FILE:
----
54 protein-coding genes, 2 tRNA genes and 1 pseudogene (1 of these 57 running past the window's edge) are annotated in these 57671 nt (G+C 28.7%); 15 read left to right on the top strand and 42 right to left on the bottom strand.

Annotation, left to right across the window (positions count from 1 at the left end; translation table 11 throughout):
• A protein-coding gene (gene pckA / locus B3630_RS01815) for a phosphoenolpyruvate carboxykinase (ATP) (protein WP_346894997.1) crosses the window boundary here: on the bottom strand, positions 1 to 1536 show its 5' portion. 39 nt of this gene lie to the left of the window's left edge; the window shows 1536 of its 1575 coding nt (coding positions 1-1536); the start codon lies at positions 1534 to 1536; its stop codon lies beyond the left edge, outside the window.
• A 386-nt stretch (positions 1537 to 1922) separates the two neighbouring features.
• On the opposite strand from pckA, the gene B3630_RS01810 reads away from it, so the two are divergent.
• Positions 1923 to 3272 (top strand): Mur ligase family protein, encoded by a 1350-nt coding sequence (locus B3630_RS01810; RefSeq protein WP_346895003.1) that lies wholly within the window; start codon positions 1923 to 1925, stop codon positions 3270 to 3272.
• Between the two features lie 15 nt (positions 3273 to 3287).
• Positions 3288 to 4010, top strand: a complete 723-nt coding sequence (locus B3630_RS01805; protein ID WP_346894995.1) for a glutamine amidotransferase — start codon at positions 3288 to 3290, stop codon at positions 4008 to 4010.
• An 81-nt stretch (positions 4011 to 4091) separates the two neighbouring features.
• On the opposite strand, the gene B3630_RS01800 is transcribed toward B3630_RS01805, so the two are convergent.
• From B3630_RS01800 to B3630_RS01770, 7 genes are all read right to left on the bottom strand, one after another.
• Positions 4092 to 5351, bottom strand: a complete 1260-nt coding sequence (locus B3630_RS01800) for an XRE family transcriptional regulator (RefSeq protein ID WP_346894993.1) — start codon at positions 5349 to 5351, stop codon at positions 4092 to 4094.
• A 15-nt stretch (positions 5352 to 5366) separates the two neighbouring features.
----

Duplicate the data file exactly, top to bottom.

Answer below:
54 protein-coding genes, 2 tRNA genes and 1 pseudogene (1 of these 57 running past the window's edge) are annotated in these 57671 nt (G+C 28.7%); 15 read left to right on the top strand and 42 right to left on the bottom strand.

Annotation, left to right across the window (positions count from 1 at the left end; translation table 11 throughout):
• A protein-coding gene (gene pckA / locus B3630_RS01815) for a phosphoenolpyruvate carboxykinase (ATP) (protein WP_346894997.1) crosses the window boundary here: on the bottom strand, positions 1 to 1536 show its 5' portion. 39 nt of this gene lie to the left of the window's left edge; the window shows 1536 of its 1575 coding nt (coding positions 1-1536); the start codon lies at positions 1534 to 1536; its stop codon lies beyond the left edge, outside the window.
• A 386-nt stretch (positions 1537 to 1922) separates the two neighbouring features.
• On the opposite strand from pckA, the gene B3630_RS01810 reads away from it, so the two are divergent.
• Positions 1923 to 3272 (top strand): Mur ligase family protein, encoded by a 1350-nt coding sequence (locus B3630_RS01810; RefSeq protein WP_346895003.1) that lies wholly within the window; start codon positions 1923 to 1925, stop codon positions 3270 to 3272.
• Between the two features lie 15 nt (positions 3273 to 3287).
• Positions 3288 to 4010, top strand: a complete 723-nt coding sequence (locus B3630_RS01805; protein ID WP_346894995.1) for a glutamine amidotransferase — start codon at positions 3288 to 3290, stop codon at positions 4008 to 4010.
• An 81-nt stretch (positions 4011 to 4091) separates the two neighbouring features.
• On the opposite strand, the gene B3630_RS01800 is transcribed toward B3630_RS01805, so the two are convergent.
• From B3630_RS01800 to B3630_RS01770, 7 genes are all read right to left on the bottom strand, one after another.
• Positions 4092 to 5351, bottom strand: a complete 1260-nt coding sequence (locus B3630_RS01800) for an XRE family transcriptional regulator (RefSeq protein ID WP_346894993.1) — start codon at positions 5349 to 5351, stop codon at positions 4092 to 4094.
• A 15-nt stretch (positions 5352 to 5366) separates the two neighbouring features.